4 Ways for Introverts to Make 2018 Their Best Year Yet

IntrovertDear.com introverts best year yet 2018

The new year is upon us, which means it’s everybody’s favorite time for attempting to turn over a new leaf. Personally, I’m not a huge fan of New Year’s resolutions. Why wait for a particular time of the year? You can start improving your life at any point.

That being said, it is the new year. It’s as if the entire world is resetting itself. Everyone is taking a colossally deep breath as they move forward into new goals, hopes, and dreams. It’s a wonderful time, really, but just like anything else, it comes with pitfalls too.

So, here are four tips for introverts who want to make 2018 their greatest year yet.

1. Stop making unrealistic resolutions.

Thanks to my introverted dreaminess, I tend to set way too many goals for myself. There are always so many things I want to try, learn, and conquer. And you wouldn’t believe how many people I know who say things like, “This year, I want to lose 50 pounds, get a promotion, be at church every week for the whole year, rekindle the romance in my marriage, finally do that house remodel we’ve been wanting to do, etc…” I’m always just standing there, wanting to shout, “Whooaa!”

People set way too many goals for themselves, realize they can’t possibly do them all, then get depressed and try again next year. What a vicious cycle.

Instead, make a resolution to do one thing every single day that feeds your soul or makes you happy. That’s it.

Maybe that means you read for thirty minutes each night before you go to bed, or take short walks after dinner and enjoy the sun going down. Maybe you’d like to finish a book series that you’ve been dying to read, or allow yourself at least one hour of alone time each day. Whatever makes you happy and content will do the trick.

Sure, it’s fine to have a few other things in the back of your mind that you’d like to get done. But don’t be a drill sergeant. Understand that things happen, and we can plan all we like, but our plans will fall through sometimes. But if you make a little promise to do something you enjoy every day, that little bit of sunshine will help get you through the days when every parade you can possibly imagine gets rained on.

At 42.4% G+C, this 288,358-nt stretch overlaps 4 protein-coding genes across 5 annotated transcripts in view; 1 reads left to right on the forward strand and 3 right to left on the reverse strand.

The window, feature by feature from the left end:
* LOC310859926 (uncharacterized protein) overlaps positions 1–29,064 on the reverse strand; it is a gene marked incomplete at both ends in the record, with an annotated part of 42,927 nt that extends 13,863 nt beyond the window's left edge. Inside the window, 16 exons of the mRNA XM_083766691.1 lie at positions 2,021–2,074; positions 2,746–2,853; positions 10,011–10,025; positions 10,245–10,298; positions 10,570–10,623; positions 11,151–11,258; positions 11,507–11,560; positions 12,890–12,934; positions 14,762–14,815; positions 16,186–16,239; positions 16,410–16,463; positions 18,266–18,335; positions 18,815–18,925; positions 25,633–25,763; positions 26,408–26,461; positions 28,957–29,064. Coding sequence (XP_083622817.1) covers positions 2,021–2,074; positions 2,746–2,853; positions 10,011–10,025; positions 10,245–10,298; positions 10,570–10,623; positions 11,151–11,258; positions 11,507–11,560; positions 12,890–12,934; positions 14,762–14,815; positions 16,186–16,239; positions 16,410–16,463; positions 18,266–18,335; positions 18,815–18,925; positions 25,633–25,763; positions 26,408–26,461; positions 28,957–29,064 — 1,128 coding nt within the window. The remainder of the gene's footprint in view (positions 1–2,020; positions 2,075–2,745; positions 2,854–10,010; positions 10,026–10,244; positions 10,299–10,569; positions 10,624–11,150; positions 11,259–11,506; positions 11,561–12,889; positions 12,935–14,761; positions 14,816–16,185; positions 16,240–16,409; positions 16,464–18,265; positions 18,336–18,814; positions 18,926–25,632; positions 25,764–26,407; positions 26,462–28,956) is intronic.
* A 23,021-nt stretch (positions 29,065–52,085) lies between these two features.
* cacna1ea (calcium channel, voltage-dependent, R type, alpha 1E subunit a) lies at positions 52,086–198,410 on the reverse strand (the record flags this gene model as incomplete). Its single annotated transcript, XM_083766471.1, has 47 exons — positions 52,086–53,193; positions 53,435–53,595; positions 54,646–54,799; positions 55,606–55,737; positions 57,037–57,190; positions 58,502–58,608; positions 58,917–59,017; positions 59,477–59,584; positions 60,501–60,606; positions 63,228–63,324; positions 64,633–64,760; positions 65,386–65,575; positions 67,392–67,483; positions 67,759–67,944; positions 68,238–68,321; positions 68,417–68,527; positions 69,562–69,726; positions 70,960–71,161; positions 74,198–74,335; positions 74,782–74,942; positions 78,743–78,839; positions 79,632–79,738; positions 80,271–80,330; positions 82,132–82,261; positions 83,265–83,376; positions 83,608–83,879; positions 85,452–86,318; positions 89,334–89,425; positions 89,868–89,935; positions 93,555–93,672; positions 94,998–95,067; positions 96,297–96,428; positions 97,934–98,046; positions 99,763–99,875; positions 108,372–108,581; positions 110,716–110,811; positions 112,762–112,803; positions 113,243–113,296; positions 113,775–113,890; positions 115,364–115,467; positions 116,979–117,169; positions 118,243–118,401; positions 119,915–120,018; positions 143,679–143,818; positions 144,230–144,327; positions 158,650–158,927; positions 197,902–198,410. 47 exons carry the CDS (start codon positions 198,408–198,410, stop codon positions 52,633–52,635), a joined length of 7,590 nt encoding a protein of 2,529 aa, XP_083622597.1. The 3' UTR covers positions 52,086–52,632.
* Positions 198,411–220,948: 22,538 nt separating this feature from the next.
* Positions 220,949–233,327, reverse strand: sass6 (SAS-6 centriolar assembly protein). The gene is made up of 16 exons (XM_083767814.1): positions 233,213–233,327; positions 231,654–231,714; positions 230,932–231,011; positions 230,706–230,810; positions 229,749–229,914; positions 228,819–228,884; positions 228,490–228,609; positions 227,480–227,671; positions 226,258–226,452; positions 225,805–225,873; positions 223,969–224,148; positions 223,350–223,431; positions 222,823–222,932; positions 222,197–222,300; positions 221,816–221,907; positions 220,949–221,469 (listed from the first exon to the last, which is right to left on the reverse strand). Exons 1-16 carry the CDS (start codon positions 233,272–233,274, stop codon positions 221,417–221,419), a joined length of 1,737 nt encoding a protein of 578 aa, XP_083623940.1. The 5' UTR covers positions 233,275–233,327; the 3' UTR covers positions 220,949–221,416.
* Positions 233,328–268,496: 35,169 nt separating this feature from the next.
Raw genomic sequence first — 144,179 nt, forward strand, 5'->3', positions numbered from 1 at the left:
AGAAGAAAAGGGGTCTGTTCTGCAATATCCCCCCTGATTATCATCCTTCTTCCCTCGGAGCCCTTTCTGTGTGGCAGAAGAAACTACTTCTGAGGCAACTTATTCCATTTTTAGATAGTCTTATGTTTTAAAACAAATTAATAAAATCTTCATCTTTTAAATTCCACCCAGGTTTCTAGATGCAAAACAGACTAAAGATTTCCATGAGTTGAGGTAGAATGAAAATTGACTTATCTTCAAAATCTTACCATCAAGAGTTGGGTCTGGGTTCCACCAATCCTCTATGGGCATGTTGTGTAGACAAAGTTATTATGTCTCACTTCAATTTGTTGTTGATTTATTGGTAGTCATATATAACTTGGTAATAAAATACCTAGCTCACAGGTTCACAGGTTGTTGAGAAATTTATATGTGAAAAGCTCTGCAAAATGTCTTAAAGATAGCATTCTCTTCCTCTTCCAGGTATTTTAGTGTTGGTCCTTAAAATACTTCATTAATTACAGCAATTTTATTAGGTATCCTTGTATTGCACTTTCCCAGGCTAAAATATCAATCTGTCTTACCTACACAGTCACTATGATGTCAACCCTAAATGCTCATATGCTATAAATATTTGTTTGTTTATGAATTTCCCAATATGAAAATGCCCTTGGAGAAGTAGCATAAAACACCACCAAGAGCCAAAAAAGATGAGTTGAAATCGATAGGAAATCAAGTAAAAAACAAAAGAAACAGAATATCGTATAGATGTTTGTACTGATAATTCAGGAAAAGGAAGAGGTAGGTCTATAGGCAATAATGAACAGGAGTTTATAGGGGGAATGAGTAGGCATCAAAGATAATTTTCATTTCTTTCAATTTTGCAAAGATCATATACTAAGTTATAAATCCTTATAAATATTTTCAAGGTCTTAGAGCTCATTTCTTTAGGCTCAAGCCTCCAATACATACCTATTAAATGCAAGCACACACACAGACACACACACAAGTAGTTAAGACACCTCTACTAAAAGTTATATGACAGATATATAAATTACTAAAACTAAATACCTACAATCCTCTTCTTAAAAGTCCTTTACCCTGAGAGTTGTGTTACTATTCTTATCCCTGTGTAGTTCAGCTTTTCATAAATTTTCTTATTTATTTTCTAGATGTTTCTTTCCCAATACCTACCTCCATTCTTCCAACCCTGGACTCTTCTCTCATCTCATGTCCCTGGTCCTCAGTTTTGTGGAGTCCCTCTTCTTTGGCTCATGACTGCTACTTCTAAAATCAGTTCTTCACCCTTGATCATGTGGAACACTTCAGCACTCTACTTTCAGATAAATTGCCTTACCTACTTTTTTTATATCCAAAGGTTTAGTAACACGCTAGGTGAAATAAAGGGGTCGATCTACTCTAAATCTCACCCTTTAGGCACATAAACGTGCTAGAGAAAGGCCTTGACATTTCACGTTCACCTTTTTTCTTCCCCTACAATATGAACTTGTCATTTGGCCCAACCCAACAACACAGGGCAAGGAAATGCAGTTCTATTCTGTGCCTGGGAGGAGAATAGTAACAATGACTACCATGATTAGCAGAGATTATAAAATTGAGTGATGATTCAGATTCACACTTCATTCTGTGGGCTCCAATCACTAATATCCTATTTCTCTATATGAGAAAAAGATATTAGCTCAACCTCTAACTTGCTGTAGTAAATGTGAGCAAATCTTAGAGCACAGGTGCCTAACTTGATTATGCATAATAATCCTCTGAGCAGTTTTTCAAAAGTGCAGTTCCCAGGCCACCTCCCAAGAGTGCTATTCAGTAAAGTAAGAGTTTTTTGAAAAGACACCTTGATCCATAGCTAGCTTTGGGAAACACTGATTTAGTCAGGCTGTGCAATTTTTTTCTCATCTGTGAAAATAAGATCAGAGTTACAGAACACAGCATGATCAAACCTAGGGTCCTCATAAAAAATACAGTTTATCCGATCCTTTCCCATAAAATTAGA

2. Remember that the new year does not own you.

I am really bad at this one, I admit. I make a resolution, then break it, get mopey, and realize I’ll have to wait a whole year or so until I can try again.

Sound familiar? How many people do you know who do this?

But here’s the thing: The new year does not own you, and it doesn’t dictate when you can make things happen for yourself. You broke your resolution? Okay, shake it off, and try again tomorrow.

That’s right. Not ten months from now. Tomorrow. Your time is your own, and it’s okay if you have to start over slap in the middle of March. In fact, it’s almost guaranteed to happen, because, you know, life.

Don’t punish yourself for stumbling. You can always get back up.

3. Stop making snap judgments about people you don’t understand.

As a writer for Introvert, Dear, my main mission is to try to make non-introverts understand us quiet ones. In our Western society that praises the extrovert’s way, introverts often face a slew of assumptions and snap judgments — and that hurts. My goal is to set the record straight.